- Carroll Quigley, CFR member, mentor to Bill Clinton, from 'Tragedy And Hope'
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October 12, 2011, 06:08:36 AM
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Salt will lower the freezing point, but I wouldn't expect salt to have an effect on temperature retention. Perhaps it has something to do with an earlier phase change from ice to water? Water is more dense than ice (at least the ice you are dealing with), saltwater can be colder than fresh water, and water completely surrounding your food will keep it colder longer than pockets of air and ice at the same temperature. But of course locking the food in solid pieces of ice with no air will keep it coldest.

I think the big gallon ice cubes are good as they should melt slowly, but their size and shape may make it difficult to pack tightly. You want to limit total surface area of your food and ice.

Have you considered clarified (ghee) butter? It last longer, might not need refrigeration, sautes well, tastes nutty, and you can make it yourself.

Greenlandic tupilak. Hand carved, traditional cursed bone figures. Sorry, polar bear, walrus and human remains not available for export.
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October 12, 2011, 07:43:29 AM
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Salt will lower the freezing point, but I wouldn't expect salt to have an effect on temperature retention. Perhaps it has something to do with an earlier phase change from ice to water? Water is more dense than ice (at least the ice you are dealing with), saltwater can be colder than fresh water, and water completely surrounding your food will keep it colder longer than pockets of air and ice at the same temperature. But of course locking the food in solid pieces of ice with no air will keep it coldest.


The addition of salt to the gallon jug leaves less room for water, and the lower freezing point means that the temperature difference across the insulation is a greater span.  I.E. keeping food below 40 degrees is about a 35 degree span to maintain, but keeping the frozen foods frozen needs to be around 15 degrees to be certain that all of it stays frozen, so the span is a 55 degree difference.  That's my theory, anyway.  I didn't expect the salt ice performance to be so poor.

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I think the big gallon ice cubes are good as they should melt slowly, but their size and shape may make it difficult to pack tightly. You want to limit total surface area of your food and ice.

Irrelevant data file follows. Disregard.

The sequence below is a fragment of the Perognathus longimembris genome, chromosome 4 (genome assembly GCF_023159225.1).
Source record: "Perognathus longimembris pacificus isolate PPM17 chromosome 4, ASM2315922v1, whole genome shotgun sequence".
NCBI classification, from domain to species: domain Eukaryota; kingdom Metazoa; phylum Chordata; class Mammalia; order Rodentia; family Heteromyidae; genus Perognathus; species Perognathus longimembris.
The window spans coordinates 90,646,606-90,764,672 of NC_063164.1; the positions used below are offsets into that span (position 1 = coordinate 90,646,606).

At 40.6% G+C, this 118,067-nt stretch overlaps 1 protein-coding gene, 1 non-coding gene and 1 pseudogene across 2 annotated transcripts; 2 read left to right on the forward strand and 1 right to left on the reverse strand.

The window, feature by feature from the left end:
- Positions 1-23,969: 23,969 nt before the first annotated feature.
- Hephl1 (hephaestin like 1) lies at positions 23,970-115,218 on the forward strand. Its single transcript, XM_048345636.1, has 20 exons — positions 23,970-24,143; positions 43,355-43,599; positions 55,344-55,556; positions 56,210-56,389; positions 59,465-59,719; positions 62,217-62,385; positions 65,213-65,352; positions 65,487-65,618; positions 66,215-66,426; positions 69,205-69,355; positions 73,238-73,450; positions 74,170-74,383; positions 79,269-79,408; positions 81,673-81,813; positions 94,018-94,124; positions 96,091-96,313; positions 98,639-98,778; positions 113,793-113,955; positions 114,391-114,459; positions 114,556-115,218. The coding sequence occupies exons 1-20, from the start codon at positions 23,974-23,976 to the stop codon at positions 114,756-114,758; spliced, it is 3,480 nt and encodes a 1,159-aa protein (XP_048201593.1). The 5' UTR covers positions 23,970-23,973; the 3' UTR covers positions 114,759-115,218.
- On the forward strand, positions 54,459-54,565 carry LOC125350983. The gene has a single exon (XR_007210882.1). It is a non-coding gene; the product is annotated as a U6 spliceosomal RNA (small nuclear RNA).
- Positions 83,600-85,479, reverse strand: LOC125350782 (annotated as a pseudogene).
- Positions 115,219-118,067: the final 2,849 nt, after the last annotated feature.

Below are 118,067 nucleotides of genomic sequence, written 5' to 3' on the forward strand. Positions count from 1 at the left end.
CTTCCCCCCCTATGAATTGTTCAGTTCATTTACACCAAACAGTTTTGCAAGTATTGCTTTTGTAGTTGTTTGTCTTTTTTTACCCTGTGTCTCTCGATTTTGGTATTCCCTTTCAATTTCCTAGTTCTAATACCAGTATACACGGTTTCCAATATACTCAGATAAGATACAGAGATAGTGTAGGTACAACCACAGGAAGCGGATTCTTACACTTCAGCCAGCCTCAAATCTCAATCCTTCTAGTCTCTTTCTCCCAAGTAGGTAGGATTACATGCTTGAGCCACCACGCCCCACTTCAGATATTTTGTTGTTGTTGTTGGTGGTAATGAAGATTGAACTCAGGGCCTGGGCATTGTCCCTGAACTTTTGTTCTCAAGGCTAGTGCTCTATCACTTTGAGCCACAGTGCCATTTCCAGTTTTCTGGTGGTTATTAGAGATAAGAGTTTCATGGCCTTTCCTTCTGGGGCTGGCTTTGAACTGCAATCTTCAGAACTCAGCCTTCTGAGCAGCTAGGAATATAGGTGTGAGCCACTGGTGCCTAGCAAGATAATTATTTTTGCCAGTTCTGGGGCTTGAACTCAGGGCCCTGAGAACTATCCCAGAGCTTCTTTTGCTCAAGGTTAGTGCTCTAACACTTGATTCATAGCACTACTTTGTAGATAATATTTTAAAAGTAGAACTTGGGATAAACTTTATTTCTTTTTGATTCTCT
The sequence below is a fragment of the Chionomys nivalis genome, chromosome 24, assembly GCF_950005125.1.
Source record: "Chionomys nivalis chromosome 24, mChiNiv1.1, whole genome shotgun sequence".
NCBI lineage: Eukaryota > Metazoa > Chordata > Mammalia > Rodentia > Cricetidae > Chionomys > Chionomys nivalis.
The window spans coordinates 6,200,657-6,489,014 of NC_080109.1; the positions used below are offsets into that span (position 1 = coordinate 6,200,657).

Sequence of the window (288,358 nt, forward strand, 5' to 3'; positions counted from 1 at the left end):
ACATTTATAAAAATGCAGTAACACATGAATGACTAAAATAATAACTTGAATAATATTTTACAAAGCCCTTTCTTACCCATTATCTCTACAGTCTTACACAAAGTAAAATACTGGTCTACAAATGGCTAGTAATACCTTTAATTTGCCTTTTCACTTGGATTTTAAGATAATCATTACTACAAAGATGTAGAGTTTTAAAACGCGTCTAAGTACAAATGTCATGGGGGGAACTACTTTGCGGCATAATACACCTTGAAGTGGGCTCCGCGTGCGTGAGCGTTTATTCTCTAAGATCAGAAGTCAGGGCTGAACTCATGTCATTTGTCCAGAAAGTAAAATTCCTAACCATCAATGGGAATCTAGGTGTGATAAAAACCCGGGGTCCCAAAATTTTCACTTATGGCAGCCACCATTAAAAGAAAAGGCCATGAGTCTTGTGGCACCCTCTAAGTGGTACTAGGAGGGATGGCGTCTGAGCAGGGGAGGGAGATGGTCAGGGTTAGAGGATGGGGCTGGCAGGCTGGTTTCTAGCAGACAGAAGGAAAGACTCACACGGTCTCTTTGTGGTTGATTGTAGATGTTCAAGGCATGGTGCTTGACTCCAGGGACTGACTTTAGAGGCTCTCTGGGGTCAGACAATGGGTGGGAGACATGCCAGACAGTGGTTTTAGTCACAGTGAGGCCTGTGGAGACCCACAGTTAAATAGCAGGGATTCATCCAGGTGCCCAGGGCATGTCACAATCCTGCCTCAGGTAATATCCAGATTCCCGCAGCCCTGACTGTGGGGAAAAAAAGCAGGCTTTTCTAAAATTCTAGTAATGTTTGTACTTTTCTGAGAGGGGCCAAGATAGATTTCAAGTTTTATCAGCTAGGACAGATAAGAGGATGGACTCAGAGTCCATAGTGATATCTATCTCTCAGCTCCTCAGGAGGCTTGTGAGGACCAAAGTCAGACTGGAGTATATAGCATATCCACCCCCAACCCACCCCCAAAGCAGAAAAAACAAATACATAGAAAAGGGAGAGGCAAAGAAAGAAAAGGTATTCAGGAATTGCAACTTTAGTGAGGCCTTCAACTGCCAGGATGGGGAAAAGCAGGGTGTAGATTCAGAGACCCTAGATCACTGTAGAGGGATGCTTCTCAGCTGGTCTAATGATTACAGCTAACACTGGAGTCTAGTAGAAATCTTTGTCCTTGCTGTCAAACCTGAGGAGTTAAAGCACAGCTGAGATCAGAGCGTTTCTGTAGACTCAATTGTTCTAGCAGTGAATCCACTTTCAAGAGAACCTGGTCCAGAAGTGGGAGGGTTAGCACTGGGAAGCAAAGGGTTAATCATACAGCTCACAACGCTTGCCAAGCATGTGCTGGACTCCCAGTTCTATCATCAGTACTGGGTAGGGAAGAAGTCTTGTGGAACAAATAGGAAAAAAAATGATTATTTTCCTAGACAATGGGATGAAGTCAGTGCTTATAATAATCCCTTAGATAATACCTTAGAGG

I have a pretty big cooler, so I can fit four gallon jugs (one at each corner) at about 32 pounds of ice and another 20 pounds or so of loose ice cubes; this will keep the food below 40 degrees for at least 4 days in 75-80 degree weather, out of the sun.  I have a large deep freezer, so I can keep much more than that.

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Have you considered clarified (ghee) butter? It last longer, might not need refrigeration, sautes well, tastes nutty, and you can make it yourself.

Considered it.  Can't stand it.  Won't even bother to ask my wife to try it.

"The powers of financial capitalism had another far-reaching aim, nothing less than to create a world system of financial control in private hands able to dominate the political system of each country and the economy of the world as a whole. This system was to be controlled in a feudalist fashion by the central banks of the world acting in concert, by secret agreements arrived at in frequent meetings and conferences. The apex of the systems was to be the Bank for International Settlements in Basel, Switzerland, a private bank owned and controlled by the world's central banks which were themselves private corporations. Each central bank...sought to dominate its government by its ability to control Treasury loans, to manipulate foreign exchanges, to influence the level of economic activity in the country, and to influence cooperative politicians by subsequent economic rewards in the business world."

- Carroll Quigley, CFR member, mentor to Bill Clinton, from 'Tragedy And Hope'